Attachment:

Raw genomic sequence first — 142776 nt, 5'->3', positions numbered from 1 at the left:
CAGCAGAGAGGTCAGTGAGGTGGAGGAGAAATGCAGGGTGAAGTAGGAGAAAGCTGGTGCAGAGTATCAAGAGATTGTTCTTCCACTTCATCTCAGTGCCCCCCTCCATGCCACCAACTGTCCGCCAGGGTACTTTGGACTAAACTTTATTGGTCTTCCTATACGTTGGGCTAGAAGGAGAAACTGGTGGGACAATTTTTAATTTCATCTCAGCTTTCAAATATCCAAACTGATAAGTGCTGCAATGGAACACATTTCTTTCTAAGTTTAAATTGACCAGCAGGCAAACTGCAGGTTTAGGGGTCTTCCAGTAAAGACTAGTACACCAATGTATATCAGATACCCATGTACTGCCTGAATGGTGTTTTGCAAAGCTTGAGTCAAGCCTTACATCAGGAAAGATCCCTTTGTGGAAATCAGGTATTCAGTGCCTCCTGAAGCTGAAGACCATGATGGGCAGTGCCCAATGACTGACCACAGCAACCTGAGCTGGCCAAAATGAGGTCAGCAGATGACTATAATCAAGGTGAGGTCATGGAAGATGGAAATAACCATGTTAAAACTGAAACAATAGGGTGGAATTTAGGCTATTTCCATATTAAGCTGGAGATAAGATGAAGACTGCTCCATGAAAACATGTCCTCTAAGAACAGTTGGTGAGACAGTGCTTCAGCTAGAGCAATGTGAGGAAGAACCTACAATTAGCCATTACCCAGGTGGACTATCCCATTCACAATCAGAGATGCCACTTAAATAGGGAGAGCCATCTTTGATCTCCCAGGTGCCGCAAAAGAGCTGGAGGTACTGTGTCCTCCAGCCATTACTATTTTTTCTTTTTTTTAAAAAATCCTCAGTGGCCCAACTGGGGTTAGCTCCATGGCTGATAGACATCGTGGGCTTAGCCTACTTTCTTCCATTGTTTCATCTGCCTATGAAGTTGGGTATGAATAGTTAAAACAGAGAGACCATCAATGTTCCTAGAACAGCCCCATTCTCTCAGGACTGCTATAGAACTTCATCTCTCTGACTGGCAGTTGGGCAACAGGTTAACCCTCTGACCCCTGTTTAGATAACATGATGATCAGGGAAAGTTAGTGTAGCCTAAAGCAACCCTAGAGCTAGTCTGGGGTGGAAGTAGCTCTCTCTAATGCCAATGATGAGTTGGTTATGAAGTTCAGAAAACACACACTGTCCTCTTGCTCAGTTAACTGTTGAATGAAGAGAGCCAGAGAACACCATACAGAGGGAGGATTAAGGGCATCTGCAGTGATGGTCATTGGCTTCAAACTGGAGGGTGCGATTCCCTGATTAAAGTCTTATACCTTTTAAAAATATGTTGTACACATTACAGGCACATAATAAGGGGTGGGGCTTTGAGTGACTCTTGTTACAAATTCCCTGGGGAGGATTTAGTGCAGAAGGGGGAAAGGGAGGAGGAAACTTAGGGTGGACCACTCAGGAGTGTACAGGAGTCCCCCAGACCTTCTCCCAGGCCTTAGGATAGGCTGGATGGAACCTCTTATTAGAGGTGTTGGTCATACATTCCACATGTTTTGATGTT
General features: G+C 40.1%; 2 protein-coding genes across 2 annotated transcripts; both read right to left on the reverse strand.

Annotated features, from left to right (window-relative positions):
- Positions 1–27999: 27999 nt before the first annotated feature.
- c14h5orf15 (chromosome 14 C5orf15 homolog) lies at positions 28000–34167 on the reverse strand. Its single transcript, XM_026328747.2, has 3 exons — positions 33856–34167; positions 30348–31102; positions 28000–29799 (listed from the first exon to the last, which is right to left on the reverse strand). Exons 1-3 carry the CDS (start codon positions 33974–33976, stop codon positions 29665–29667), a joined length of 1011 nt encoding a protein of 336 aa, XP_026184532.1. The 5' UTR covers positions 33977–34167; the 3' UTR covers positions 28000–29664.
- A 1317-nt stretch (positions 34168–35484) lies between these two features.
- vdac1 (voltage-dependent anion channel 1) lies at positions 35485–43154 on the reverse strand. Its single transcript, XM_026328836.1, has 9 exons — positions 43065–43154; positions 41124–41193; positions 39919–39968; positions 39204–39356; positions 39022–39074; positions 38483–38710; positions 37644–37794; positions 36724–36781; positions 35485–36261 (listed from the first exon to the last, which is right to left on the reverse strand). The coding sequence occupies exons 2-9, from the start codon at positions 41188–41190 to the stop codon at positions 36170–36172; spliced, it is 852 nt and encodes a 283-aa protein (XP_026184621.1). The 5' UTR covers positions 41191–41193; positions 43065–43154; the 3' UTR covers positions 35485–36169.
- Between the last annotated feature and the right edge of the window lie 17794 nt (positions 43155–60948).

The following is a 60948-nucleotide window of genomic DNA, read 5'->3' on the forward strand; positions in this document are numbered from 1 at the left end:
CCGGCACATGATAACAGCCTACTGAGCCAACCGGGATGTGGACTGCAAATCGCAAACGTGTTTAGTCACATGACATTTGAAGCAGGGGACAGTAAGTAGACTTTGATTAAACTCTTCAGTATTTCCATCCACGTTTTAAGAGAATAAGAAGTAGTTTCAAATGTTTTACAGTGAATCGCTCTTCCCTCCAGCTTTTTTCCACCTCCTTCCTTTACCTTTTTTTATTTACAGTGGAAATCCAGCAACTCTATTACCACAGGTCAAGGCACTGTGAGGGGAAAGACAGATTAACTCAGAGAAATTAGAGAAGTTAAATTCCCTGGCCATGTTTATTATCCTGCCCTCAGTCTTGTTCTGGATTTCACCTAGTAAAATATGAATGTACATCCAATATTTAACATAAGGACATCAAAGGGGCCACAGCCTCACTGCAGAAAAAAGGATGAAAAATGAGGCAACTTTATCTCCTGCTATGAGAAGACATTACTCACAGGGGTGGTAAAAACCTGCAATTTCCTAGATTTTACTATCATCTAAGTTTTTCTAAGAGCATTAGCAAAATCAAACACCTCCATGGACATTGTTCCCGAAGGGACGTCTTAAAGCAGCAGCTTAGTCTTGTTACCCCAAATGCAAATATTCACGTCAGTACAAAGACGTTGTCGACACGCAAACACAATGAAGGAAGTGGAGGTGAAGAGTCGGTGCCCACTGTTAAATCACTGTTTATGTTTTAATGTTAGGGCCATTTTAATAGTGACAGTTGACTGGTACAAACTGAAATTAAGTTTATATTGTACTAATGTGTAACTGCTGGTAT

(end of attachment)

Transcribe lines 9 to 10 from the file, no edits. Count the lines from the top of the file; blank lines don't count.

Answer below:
- Between the last annotated feature and the right edge of the window lie 17794 nt (positions 43155–60948).

The following is a 60948-nucleotide window of genomic DNA, read 5'->3' on the forward strand; positions in this document are numbered from 1 at the left end: